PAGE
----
Meaning of Tang Soo Do
Literally translated, the word, ‘Tang’ refers to the T’ang Dynasty of China which reflects the shared cultural background between China and Korea (617-907 AD). ‘Soo’ means hand but it implies fist, punch, strike or defence, etc. and ‘Do’ means way of life or art. Thus ‘Tang Soo Do’ means the Korean classical martial art which was influenced by the T’ang method of martial art.
“Tang” – From the Chinese T’ang system (617 – 905 A.D)
“Soo” – “Soo” meaning hand but also punch or self defence
“Do” – System or Way (of life)
The Development in Korea
The ancestry of Korean Martial Arts can be traced back to the period of the three kingdoms founded more than two thousand years ago. Not long after its development in China, the early version of the art appeared in the Korean peninsula. This process of change started early in ancient times in what is now Korea. At that time, Korea was divided into three separate kingdoms, and each of them developed Soo Bahk or Kwon Bop on their own. The kingdom of Koguryo ruled in the north, Silla in the southeast and Paekche in the southwest. After a long series of wars, Silla emerged victorious over its neighbours in 668 AD. It was famous for the military combat power of a young warrior class, the Hwa Rang.The five codes of Tang Soo Do derived from the principals of these elite soldiers.
With the beginning of the Yi Dynasty (1390 – 1907 A.D.) the first and most important Korean book about martial arts, the Moo Yae Dobo Tongji, was published and the term Soo Bahk Doo (way of the fighting hand) was used in general. During the Japanese occupation (1907 – 1945) the practice of national martial arts was prohibited. This prohibition forced many Korean Soo Bahk Do masters to emigrate or practice secretly. After the liberation of Korea in 1945 several martial arts schools were founded.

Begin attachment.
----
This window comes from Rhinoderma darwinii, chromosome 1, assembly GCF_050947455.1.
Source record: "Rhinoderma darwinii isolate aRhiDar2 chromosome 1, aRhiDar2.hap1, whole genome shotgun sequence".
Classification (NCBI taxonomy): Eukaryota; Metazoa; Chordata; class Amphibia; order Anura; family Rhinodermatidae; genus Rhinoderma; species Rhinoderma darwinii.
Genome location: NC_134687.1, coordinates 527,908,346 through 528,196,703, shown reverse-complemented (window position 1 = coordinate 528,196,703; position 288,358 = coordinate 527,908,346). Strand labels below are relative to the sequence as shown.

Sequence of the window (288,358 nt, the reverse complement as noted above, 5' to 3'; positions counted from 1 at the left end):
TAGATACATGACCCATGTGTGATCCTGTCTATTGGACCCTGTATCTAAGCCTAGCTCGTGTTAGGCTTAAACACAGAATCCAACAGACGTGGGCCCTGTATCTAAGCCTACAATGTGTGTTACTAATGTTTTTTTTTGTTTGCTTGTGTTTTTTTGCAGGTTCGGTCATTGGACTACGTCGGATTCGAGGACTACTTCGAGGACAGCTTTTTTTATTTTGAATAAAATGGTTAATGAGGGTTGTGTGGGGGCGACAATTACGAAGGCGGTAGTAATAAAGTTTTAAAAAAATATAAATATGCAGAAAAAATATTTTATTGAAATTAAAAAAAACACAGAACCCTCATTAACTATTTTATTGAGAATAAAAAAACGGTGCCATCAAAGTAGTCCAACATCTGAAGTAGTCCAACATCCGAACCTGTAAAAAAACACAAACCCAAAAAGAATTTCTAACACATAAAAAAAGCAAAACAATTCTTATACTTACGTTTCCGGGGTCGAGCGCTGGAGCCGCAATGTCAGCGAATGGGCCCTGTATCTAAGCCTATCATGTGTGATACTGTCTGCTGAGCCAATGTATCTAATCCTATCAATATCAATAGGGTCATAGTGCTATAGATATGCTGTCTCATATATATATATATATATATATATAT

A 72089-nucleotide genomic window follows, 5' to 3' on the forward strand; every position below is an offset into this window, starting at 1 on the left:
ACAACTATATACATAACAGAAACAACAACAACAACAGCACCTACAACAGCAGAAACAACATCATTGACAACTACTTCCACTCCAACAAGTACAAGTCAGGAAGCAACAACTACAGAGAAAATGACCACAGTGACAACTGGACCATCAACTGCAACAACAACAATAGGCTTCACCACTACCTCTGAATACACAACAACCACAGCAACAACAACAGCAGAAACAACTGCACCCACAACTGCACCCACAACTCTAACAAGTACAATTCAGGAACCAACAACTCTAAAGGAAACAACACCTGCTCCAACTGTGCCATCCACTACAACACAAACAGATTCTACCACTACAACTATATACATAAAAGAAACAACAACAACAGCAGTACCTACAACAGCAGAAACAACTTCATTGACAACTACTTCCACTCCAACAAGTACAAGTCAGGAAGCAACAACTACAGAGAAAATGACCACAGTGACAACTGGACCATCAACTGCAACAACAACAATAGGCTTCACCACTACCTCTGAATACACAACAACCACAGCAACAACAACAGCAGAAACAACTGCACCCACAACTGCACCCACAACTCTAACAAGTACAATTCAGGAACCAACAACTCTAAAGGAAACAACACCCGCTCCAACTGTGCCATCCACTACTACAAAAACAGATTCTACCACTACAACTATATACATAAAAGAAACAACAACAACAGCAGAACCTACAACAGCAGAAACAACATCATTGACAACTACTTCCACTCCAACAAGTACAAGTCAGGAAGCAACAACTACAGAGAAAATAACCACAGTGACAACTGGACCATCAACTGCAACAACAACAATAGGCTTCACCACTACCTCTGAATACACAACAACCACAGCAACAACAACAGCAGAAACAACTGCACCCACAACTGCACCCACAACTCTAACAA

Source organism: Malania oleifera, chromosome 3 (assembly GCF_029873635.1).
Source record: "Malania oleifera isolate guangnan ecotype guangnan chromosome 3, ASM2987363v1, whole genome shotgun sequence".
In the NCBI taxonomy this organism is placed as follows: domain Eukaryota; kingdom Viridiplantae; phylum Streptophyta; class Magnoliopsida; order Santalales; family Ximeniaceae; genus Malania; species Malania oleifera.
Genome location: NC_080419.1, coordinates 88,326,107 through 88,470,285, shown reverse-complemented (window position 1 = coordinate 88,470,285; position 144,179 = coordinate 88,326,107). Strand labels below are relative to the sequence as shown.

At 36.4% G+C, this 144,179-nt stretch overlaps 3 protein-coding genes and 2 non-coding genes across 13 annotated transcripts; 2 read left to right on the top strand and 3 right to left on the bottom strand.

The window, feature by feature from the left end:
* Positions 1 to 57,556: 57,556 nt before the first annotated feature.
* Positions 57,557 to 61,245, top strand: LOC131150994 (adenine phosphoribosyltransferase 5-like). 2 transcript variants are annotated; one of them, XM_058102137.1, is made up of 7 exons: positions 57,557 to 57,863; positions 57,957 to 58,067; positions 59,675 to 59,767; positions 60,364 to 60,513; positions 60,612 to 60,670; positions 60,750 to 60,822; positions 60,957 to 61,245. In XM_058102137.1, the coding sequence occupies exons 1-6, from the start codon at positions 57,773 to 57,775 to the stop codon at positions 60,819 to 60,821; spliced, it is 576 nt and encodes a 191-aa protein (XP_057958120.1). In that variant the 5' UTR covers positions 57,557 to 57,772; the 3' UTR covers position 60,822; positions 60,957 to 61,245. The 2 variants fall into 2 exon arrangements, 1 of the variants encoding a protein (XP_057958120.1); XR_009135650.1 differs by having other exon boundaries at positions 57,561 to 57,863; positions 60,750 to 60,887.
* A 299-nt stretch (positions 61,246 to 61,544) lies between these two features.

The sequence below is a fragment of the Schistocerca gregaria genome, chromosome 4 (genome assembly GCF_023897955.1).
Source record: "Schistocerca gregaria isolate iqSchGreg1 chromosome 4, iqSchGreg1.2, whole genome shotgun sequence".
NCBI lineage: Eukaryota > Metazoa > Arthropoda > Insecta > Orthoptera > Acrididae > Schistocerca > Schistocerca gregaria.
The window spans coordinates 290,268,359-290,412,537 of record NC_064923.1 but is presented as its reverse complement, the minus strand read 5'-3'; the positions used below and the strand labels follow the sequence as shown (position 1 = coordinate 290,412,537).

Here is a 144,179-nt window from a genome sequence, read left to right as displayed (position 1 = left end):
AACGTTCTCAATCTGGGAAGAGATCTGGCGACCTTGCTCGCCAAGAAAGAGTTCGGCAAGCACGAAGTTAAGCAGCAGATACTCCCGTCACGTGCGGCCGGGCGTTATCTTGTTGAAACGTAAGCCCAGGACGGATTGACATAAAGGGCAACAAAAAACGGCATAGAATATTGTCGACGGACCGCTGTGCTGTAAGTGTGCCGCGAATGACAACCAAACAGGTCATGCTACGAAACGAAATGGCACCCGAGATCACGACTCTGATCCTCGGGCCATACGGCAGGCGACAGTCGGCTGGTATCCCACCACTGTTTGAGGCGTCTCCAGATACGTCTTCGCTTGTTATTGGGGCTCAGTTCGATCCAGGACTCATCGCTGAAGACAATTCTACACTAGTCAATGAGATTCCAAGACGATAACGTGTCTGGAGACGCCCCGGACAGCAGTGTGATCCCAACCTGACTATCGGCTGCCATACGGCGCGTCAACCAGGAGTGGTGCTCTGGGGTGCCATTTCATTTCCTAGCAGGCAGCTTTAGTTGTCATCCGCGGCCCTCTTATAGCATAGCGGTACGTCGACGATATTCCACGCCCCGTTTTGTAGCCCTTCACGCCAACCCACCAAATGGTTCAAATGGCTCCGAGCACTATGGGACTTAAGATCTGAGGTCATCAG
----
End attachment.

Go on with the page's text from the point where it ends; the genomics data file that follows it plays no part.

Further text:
Grandmaster Hwang Kee, who developed Tang Soo Do, was an exceptional martial arts expert. He already reached his mastership in Soo Bahk Do and Tae Kyun at the age of 22 years. At that age he travelled from Korea to Northern China in 1936 where he encountered the Chinese fighting artistry, called the “Tang Method”, and developed the today known art of Tang Soo Do. After his return he founded the school of Moo Duk Kwan in Seoul/Korea in 1945, where he was teaching Tang Soo Do.
Founding of the Traditional Global Tang Soo Do Association (TGTSDA)
The TGTSDA was founded on the principles taught to its leadership by the late Grandmaster Jae Chul Shin. Grandmaster Shin visited and later relocated to the United States from Korea, starting the United States Tang Soo Do Federation in 1968. At that time, he was under the guidance of the Korean Soo Bahk Do Association, but later left that association and started the World Tang Soo Do Association having a charter convention in 1982. At the time of his death in 2012, Grandmaster Shin was 9th degree black belt Grandmaster and his teachings had reached all over the world.
The roots of Grandmaster Shin’s training and philosophies came from training with Grandmaster Hwang Kee. Grandmaster Shin built an organisation centred in the United States, but which spread over most of the continents of the world.
Beginning in 2020, a new organisation, the TGTSDA, was formed with the leadership of 7th Dan International Senior Master Klaus Trogemann. The goal is the changing of the philosophy of the art more towards the mottos of developing a truly global spirit while honouring traditions of the art, maintaining a sense of fellowship, comradery, and fairness with all members, and keeping an ethical code of honour in our actions. We strive to be a world-class martial art while also working to be one with nature.
The TGTSDA held its Charter Convention on December 14, 2019 in Munich, Germany.
Foto: L. Kalojanidis